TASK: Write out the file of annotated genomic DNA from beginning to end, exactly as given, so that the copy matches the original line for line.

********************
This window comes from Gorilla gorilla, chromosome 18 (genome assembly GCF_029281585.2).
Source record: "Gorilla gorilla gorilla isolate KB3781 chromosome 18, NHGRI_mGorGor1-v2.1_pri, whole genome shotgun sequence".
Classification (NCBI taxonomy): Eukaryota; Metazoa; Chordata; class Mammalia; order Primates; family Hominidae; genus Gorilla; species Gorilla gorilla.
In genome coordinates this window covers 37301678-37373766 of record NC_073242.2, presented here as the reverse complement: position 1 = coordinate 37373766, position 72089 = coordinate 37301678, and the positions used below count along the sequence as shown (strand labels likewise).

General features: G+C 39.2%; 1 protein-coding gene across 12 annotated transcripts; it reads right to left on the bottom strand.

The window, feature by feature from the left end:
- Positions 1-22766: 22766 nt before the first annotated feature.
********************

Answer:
This window comes from Gorilla gorilla, chromosome 18 (genome assembly GCF_029281585.2).
Source record: "Gorilla gorilla gorilla isolate KB3781 chromosome 18, NHGRI_mGorGor1-v2.1_pri, whole genome shotgun sequence".
Classification (NCBI taxonomy): Eukaryota; Metazoa; Chordata; class Mammalia; order Primates; family Hominidae; genus Gorilla; species Gorilla gorilla.
In genome coordinates this window covers 37301678-37373766 of record NC_073242.2, presented here as the reverse complement: position 1 = coordinate 37373766, position 72089 = coordinate 37301678, and the positions used below count along the sequence as shown (strand labels likewise).

General features: G+C 39.2%; 1 protein-coding gene across 12 annotated transcripts; it reads right to left on the bottom strand.

The window, feature by feature from the left end:
- Positions 1-22766: 22766 nt before the first annotated feature.